When the ‘new’ farmyard was built nearby in the 18th century, the remaining buildings were converted to workers' cottages and the courtyard became more ornamental with the layout of lawns and borders we see today.

Snowdrop at Ightham Mote
Snowdrop at Ightham Mote | © Emily Pyle

The Formal Garden

The Formal Garden, with its saucer pond in the centre, and four symmetrical beds, has been an Italianate Garden and a rose garden in the past. Most recently it has formal bedding displays, changed twice each year, designed by a different member of the gardening team.

The Cutting Garden

Stepping through the high hedge, the cutting garden provides a fine display of flower and foliage shapes and colours throughout summer, used as cut flowers for the house. The scent from the Cutting Garden is especially good at the end of June and into July when the sweet peas and lavender are at their best.

The long herbaceous border

On the other side of the orchard wall, the west terrace walk boasts fine herbaceous borders, with rustic wood archways featuring climbing roses across the grass pathway. Its long season of interest is provided by a variety of bulbs in spring, and the display of flowers and foliage from July to September and often into October.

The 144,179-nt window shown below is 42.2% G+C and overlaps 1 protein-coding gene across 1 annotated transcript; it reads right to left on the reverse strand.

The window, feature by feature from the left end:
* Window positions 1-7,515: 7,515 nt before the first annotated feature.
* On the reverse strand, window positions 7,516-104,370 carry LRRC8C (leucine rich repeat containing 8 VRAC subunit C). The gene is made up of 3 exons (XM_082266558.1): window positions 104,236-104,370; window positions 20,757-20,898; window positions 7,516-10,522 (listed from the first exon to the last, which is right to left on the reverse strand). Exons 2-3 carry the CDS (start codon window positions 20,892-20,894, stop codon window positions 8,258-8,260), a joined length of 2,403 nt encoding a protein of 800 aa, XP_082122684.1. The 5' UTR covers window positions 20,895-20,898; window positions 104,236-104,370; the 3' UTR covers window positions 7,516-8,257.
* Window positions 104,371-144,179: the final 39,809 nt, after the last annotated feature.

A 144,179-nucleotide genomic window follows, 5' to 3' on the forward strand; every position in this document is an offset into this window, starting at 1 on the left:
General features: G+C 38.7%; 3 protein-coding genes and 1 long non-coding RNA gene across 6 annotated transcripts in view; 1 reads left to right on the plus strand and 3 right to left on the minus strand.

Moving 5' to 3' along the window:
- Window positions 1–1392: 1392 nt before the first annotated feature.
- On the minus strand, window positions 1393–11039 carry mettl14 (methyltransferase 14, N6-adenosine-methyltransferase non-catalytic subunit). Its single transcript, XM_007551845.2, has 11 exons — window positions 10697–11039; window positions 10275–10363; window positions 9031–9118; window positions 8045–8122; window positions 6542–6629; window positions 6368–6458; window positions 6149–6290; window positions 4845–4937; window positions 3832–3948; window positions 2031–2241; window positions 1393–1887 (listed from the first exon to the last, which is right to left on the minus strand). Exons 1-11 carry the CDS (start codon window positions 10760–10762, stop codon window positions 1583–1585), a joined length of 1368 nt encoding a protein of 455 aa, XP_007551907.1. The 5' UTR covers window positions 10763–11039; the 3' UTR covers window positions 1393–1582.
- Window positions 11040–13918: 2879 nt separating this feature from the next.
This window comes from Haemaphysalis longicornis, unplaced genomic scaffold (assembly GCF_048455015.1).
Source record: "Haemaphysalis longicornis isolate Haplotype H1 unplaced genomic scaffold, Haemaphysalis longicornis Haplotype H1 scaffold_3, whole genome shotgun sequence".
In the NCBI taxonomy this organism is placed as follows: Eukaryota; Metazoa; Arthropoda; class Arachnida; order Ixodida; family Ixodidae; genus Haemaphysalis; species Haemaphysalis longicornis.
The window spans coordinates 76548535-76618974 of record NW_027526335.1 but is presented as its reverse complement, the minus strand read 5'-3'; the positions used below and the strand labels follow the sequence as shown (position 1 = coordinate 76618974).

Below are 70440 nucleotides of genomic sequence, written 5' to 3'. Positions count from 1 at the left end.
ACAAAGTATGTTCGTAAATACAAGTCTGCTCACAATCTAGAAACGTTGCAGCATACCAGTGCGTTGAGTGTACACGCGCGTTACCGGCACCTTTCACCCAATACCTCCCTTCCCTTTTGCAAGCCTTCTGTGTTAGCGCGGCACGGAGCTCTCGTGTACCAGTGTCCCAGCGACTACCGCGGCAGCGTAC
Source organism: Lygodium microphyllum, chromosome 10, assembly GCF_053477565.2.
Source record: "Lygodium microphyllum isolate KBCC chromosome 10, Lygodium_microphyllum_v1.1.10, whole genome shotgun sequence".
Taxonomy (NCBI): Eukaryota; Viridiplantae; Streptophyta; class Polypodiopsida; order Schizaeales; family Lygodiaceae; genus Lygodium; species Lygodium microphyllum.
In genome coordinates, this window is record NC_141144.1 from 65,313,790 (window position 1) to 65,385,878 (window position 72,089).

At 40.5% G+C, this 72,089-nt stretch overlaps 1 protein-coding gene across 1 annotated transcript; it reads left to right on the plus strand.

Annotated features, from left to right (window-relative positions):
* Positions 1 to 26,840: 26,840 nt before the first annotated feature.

A view over the misty garden at Ightham Mote manor house, complete with small bridge, pond and shrubbery
A misty morning | © National Trust Images/Andrew Butler

North Pleasure Grounds

With a meandering stream, ornamental lake, informal lawns and specimen trees, the Pleasure Grounds at the north end of the garden probably have their origins in the 18th century and were extended again in the 19th century. It's a lovely place to enjoy a gentle stroll, sit in the shade and have a picnic, take in the views or simply relax in a deckchair and listen to the sounds of birdsong and leaves rustling in the breeze.